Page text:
1980 in video gaming
- Electronic Games hosts the first Arcade Awards, the first video game awards ceremony. It awards games released during 1978-1979, with Space Invaders winning the overall Game of the Year award.
- New companies: Brøderbund, Bug-Byte, HAL Laboratory, Human Engineered Software, Mindscape, On-Line Systems, Sirius, Sir-Tech
- Mattel creates the original five-programmer Intellivision game design team, nicknamed the Blue Sky Rangers by a magazine writer when the company keeps their names secret in a TV Guide interview.
- The arcade game market in the US generates $2.81 billion in revenue (equivalent to $8.17 billion in 2017).
- May 22, Namco releases Pac-Man (originally known as Puckman in Japan). It becomes the highest-grossing game of all time. It has the first gaming mascot character, established the maze chase genre, opened gaming to female audiences, introduced power-ups, and featured cutscenes.
- July, Atari releases Missile Command.
- October, Nichibutsu releases the vertically-scrolling Crazy Climber, the first video game with a climbing mechanic and an objective of climbing to the top of the level.
- November 12, Stern Electronics releases Berzerk, with designer Alan McNeil's signature on the monitor glass of each cabinet.
- November, Namco releases Rally-X, the first game with a bonus round. It also features multi-directional scrolling.
- November, Universal releases Space Panic, often cited as the first platform game, though the term was still several years in the future.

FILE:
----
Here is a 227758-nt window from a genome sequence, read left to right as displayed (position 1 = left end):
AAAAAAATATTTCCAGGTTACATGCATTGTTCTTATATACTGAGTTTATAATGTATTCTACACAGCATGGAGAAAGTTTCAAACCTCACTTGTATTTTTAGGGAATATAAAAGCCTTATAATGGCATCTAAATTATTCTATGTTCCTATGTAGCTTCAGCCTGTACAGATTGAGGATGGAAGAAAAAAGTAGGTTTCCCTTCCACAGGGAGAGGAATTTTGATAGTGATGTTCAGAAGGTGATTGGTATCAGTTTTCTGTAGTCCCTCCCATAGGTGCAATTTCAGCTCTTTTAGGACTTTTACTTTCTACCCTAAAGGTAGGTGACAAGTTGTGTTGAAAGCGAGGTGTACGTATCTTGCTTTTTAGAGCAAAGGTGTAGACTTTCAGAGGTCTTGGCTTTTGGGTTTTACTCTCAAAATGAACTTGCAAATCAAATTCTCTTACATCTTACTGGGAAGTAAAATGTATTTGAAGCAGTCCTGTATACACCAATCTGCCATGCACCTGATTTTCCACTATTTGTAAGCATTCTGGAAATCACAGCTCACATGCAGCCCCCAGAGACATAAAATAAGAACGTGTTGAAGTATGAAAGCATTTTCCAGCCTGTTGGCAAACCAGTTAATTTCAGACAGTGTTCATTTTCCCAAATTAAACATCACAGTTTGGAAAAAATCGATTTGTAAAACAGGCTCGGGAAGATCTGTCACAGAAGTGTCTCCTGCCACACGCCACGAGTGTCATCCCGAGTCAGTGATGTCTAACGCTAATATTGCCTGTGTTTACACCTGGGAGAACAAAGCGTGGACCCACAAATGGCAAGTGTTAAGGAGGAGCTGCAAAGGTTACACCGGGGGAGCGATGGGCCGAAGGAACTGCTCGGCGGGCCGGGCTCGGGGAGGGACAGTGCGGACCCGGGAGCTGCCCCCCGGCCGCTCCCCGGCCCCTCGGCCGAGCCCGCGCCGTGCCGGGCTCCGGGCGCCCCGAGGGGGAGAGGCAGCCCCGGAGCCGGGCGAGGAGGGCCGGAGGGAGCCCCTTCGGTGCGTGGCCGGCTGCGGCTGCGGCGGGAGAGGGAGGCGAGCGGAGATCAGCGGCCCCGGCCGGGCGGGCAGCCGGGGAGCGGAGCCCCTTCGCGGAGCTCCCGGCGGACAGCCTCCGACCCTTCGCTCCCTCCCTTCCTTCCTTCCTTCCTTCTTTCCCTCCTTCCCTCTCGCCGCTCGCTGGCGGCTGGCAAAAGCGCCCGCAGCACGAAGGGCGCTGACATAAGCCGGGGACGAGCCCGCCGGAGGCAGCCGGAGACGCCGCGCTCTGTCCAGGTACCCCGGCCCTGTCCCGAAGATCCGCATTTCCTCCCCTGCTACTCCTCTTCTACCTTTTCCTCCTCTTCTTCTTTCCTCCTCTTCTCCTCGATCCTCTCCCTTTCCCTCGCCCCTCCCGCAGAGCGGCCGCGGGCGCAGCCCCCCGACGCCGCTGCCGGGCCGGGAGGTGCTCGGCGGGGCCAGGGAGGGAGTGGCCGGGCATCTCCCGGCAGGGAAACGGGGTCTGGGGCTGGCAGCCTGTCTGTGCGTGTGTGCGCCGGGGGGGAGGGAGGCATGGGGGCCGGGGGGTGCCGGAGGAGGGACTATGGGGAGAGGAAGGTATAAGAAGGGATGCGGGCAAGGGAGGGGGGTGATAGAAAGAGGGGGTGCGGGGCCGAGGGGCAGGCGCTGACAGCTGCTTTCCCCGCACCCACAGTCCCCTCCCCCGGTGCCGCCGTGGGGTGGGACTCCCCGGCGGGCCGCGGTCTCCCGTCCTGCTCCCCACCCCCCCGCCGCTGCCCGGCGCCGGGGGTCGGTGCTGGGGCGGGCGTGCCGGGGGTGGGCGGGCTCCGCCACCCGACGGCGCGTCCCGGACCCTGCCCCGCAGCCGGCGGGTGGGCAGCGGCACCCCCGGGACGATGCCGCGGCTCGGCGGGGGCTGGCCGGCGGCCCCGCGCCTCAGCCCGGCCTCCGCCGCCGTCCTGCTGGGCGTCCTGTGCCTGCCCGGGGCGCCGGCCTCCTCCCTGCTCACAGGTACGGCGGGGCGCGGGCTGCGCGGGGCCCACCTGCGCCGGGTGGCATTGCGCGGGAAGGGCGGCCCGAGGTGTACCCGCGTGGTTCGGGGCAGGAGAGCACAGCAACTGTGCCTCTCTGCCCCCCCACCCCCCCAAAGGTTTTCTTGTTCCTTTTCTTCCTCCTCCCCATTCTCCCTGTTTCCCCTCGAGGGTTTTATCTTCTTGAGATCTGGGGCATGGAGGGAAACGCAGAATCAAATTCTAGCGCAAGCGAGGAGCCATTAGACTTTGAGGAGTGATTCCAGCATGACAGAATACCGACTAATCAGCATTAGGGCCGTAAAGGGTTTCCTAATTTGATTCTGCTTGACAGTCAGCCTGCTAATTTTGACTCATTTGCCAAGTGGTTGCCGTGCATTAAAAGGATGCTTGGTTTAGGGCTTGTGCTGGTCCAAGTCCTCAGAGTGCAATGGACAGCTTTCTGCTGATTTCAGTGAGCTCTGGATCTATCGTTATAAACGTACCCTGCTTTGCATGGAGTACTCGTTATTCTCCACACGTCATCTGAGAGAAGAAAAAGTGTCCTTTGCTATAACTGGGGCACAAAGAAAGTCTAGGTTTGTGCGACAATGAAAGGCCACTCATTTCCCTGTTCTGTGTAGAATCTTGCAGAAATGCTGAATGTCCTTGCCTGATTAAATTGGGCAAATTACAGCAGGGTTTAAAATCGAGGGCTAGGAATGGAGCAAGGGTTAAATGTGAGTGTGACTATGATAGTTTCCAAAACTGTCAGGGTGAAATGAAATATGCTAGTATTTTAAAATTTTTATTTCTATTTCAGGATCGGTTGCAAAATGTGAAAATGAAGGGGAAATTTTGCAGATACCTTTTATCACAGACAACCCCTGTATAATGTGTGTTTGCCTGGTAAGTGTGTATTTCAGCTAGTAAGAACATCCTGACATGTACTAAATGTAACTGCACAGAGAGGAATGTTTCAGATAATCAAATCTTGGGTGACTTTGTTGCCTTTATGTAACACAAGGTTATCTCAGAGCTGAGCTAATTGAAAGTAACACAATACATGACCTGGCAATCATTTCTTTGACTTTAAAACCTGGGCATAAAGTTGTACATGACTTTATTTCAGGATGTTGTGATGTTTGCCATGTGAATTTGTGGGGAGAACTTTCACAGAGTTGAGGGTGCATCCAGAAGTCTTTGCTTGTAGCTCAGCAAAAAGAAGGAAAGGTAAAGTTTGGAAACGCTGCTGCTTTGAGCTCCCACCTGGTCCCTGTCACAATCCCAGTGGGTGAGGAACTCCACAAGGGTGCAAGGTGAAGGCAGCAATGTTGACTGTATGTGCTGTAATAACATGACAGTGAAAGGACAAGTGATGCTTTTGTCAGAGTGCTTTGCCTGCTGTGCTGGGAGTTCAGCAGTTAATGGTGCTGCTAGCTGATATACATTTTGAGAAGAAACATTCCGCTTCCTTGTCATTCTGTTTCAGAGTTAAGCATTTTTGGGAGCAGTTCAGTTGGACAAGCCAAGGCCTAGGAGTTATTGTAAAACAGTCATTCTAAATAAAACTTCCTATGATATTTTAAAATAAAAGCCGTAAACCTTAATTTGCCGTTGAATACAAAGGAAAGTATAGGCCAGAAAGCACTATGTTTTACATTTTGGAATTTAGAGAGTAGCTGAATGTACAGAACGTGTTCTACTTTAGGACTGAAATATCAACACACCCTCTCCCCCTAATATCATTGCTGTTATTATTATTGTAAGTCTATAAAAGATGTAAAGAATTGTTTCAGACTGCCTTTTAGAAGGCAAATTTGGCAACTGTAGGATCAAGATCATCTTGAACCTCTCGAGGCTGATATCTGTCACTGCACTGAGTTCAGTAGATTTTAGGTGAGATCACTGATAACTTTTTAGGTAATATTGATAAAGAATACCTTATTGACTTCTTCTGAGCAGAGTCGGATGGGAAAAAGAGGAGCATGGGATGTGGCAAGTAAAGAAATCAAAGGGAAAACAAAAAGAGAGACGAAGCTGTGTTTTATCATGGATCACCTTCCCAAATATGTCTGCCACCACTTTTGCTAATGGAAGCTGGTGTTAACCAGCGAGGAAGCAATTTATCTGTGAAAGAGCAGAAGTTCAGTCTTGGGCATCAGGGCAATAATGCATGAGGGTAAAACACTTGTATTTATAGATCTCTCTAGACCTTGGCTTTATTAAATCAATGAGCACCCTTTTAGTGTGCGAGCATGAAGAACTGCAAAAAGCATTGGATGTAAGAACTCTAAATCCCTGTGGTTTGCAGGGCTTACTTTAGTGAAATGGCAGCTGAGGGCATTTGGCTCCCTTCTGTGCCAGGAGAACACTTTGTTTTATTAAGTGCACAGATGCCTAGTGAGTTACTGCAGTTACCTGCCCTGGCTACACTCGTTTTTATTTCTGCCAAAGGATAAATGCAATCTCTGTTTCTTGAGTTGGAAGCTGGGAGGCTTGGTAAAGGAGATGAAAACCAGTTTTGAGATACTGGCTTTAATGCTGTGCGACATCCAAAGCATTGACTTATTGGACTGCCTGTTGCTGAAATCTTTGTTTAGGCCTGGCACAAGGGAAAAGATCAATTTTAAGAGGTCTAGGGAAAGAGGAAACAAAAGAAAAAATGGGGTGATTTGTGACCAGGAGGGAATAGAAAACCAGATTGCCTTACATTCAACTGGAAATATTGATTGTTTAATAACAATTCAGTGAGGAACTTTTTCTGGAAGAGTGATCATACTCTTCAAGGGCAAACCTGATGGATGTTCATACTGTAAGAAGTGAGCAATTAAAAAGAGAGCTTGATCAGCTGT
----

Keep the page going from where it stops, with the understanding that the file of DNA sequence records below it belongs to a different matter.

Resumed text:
- Atari releases Battlezone (it is later enhanced for the US Army for military training—albeit relying on specialized vector graphics hardware).
- Cinematronics releases Star Castle. In 1982 the Atari 2600 port ends up as Yars' Revenge.
- Atari's port of Space Invaders becomes the 2600's killer app, and the first console title to sell a million copies.
- December, Infocom releases Zork I, the first Zork game and the first Infocom game.
- Rogue is written by Michael Toy, Glenn Wichman, and Ken Arnold, spawning the genre of roguelike games.
- Edu-Ware releases The Prisoner for the Apple II, loosely based upon the 1960s TV series of the same name.
- Strategic Simulations, Inc. releases its first game: Computer Bismarck for the TRS-80.
- May, Namco Pac-Man hardware debuts.
- December, Data East releases the DECO Cassette System, the first standardized arcade platform, for which many games are developed during the golden age of arcade video games.
- Mattel releases the Intellivision video game console.
- Sinclair Research releases the ZX80 home computer and Acorn Computers release the Atom, the first 'domestic' computers to play games in the UK.
- Tandy releases the Tandy Color Computer.
- Video Game Myth Busters - Did the "Crash" of 1983/84 Affect Arcades?, The Golden Age Arcade Historian (December 27, 2013)
- Steve L. Kent (2001), The ultimate history of video games: from Pong to Pokémon and beyond: the story behind the craze that touched our lives and changed the world, Prima, p. 143, ISBN 0-7615-3643-4, retrieved May 1, 2011,
Despite the success of his game, Iwatani never received much attention. Rumors emerged that the unknown creator of Pac-Man had left the industry when he received only a $3500 bonus for creating the highest-grossing video game of all time.
- The Essential 50 - Pac-Man, 1UP
- Playing With Power: Great Ideas That Have Changed Gaming Forever, 1UP
- Gaming's Most Important Evolutions Archived June 15, 2011, at the Wayback Machine., GamesRadar